The Graham Swordfish watch brand as we know it really planted its feet with the Swordfish collection of timepieces. This fished-eye family actually began with a single eye design in the Swordfish Grillo. Double magnifier eyes were later added to the 46mm wide collection. While the Swordfish family really began around 2001, it was not until 2005 or so that it started becoming really popular as Graham matured the design and started to add more colorful pieces. For a long time the Swordfish collection mirrored the market of the era, and as a rather wild and unorthodox piece, was Graham’s top seller.
More recently Graham released the Graham Swordfish Booster. This model upped the case size to 48mm wide and flipped the crown and chronograph pushers to the left side of the case. The Swordfish Booster retained the essential double magnifier concept which was Graham’s attempt to embolden the idea of the cyclops magnifier that brands such as Rolex made famous as a means of making the date window easier to read. Graham’s idea was to use a metal ring framed magnifier over the sapphire crystal to magnify the chronograph subdials by about 15%.
Inside each Swordfish watch is a Swiss La Joux-Perret automatic chronograph movement – which is a base ETA that in this instance has been modified to have a full 12 hour chronograph with a subsidiary seconds hand built into the 12 hour counter. While not terribly easy to see, there is a running seconds hand. Graham calls this movement their caliber G1710, and it has a power reserve of about 48 hours. The rear of the watch has a tinted sapphire crystal that allows for a view of the darkened movement – in the right light. Despite the dark shades of the movement, there is an appreciable amount of decor on the movement surfaces.
In steel, the 48mm wide case is marked by steeply curved lugs and a slightly larger-than-life presence. It is water resistant to 100 meters and is surprisingly comfortable on the wrist. While the crown and pushers might seem a bit excessive, they are actually very comfortable to use – especially the crown. I enjoy the grated texture on the slightly concave chronograph pushers as well. Because the movement is flipped for a left-side orientation, you’ll use the bottom pusher to start and stop the chronograph, while the top pusher is used to reset it.
This specific Swordfish Booster model has the little term “Iris” as part of its title – and that signifies something rather unique. In this instance “Iris” is another word for rainbow, and refers to the special iridescent coating on the steel case. Using a PVD application process, the case is coated several times and heat treated to get this special iridescent black case color. As I understand it, the case has several layers of this coated film – each being a slightly different thickness. This property offers a unique type of light reflectivity.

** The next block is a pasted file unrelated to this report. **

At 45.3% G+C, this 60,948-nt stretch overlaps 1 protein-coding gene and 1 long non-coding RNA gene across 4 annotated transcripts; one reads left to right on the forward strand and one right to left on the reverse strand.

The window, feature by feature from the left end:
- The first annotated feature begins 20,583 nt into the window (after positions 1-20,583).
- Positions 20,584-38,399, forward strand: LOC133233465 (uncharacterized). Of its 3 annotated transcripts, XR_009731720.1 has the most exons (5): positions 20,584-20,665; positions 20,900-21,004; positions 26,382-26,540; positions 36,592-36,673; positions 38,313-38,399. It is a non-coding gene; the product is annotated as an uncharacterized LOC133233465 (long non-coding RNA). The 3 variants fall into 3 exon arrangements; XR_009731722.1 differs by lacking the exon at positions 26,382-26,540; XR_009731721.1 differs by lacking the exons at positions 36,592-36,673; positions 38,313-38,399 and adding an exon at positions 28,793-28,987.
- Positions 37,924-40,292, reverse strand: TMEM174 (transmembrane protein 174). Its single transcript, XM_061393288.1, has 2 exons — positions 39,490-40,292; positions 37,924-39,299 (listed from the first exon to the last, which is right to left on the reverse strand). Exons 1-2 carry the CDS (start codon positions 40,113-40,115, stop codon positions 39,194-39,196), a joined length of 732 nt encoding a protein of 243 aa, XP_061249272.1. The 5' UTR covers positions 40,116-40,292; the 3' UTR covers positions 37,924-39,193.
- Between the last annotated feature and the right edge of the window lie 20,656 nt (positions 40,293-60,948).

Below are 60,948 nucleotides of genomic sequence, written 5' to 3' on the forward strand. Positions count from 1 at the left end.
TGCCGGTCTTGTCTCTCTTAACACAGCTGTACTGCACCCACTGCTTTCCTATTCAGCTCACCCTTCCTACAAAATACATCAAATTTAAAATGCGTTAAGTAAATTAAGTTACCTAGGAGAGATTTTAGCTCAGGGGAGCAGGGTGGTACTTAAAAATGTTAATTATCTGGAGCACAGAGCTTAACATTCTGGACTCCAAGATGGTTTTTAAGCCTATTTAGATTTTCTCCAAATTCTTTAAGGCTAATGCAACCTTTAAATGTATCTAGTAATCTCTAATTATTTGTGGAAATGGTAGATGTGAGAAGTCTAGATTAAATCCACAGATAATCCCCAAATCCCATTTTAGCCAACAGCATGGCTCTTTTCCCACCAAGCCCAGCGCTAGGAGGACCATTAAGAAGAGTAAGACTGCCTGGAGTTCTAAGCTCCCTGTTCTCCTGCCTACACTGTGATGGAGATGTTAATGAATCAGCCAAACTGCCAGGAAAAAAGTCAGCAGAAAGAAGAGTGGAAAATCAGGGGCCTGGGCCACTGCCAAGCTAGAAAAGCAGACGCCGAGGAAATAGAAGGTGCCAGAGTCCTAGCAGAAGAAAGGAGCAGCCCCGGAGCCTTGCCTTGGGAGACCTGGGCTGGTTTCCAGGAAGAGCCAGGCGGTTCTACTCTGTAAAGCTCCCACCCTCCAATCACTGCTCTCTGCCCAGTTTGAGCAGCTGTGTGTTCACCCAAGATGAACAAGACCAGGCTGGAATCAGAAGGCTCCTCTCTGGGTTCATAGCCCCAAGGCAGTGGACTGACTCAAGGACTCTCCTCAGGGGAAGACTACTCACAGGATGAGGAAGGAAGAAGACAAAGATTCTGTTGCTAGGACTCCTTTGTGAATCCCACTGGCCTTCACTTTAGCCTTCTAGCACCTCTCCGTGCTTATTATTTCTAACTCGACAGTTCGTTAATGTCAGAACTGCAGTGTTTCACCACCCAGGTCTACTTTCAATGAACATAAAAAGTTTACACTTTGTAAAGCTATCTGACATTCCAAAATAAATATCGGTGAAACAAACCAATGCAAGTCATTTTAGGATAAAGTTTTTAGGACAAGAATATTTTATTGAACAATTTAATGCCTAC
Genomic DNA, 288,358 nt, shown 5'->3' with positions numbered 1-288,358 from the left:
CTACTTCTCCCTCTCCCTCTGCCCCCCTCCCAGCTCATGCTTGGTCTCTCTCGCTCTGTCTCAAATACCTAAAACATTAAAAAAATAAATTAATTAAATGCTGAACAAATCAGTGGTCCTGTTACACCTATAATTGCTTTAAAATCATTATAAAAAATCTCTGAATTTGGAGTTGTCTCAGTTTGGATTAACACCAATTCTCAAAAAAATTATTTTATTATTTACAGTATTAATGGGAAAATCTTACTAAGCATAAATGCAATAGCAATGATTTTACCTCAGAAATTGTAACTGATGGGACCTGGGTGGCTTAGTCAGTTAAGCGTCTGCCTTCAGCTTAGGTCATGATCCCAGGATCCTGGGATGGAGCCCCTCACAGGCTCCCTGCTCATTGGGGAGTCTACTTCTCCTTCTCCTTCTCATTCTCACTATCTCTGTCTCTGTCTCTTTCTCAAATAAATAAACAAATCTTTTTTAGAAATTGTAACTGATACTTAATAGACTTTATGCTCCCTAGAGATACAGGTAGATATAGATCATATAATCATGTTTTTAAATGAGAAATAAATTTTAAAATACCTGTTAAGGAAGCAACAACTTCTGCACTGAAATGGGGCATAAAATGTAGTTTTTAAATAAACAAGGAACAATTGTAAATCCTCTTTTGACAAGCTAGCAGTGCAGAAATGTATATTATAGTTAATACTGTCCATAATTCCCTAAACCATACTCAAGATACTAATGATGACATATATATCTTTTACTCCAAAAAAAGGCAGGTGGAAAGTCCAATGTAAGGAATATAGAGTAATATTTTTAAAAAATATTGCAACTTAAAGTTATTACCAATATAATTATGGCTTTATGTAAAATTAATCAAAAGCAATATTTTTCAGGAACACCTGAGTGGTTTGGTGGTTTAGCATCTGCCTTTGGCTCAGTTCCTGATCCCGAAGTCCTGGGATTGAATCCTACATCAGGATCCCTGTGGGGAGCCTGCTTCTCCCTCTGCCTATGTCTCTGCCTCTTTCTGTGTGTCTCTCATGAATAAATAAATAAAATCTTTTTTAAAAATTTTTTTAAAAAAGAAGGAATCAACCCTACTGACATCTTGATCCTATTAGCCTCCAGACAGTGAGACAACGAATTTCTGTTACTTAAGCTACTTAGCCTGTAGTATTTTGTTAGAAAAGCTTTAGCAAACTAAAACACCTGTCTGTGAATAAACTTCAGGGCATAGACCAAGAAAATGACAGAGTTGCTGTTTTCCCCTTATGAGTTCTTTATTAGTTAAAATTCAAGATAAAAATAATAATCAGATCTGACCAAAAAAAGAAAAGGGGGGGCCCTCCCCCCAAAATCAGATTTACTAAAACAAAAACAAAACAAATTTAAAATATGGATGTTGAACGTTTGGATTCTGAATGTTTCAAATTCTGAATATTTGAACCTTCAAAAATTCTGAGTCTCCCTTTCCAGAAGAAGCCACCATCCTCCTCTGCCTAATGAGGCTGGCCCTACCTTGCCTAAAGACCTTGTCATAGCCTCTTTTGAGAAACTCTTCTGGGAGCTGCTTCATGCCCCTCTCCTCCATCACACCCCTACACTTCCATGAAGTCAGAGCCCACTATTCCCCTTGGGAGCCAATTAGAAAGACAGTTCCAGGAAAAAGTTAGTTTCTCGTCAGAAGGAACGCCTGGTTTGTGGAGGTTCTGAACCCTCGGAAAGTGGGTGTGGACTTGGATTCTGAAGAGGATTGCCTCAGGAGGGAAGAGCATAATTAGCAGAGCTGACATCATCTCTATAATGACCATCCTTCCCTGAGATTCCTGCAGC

Depending on the finishing of the surface, the case colors play in the light, with many colors being shades of green and purple. Graham’s own marketing images intensify this effect a bit, but the real-life experience is satisfying. I only wished that some of the more colorful finishes would have also been used on the bezel – as the best parts of the case for experiencing the color shifts are on the side and rear portions of the case. To compliment the qualities of the case, the Graham Swordfish Booster Iris watch uses a black (Tahitian) mother-of-pearl dial. The dial further uses hands and hour markers with black colored SuperLumiNova. I personally am a fan of mother-of-pearl, and enjoy when it can be successfully implemented into a man’s timepiece. You’ll notice that the chronograph subdials are black with a snailed texture.
While not always suitable for a watch, Graham’s choice to match the Swordfish Booster Iris with a deep green alligator strap was a good idea. It is matched with a polished black ceramic buckle. Regrettably the Swordfish collection suffers when it comes to legibility. The Booster’s hands are probably necessarily skeletonized, and in this instance don’t contrast enough with the dial. For that phantom look it works, but the dial isn’t easy to read. Of course, the largest legibility issue is related to the fact that the hands – while properly sized – must pass under the magnifier eyes, making them difficult to spot. Wearing this agreeably unique (and in my opinion quite fashionable) watch requires a legibility sacrifice. Having said that, I should add that the chronograph counters are easy to see!
As an example of the Graham Swordfish Booster collection, there are few models more unique than the Iris. It carries a bit of a premium price over its siblings due to the case. My understanding is that producing the iridescent case is less than a perfect science. That means many cases come out of the process with uneven colors and a blotchy look. The unpredictable and less than industrial technique adds time to the production of these watches and rarity to their availability.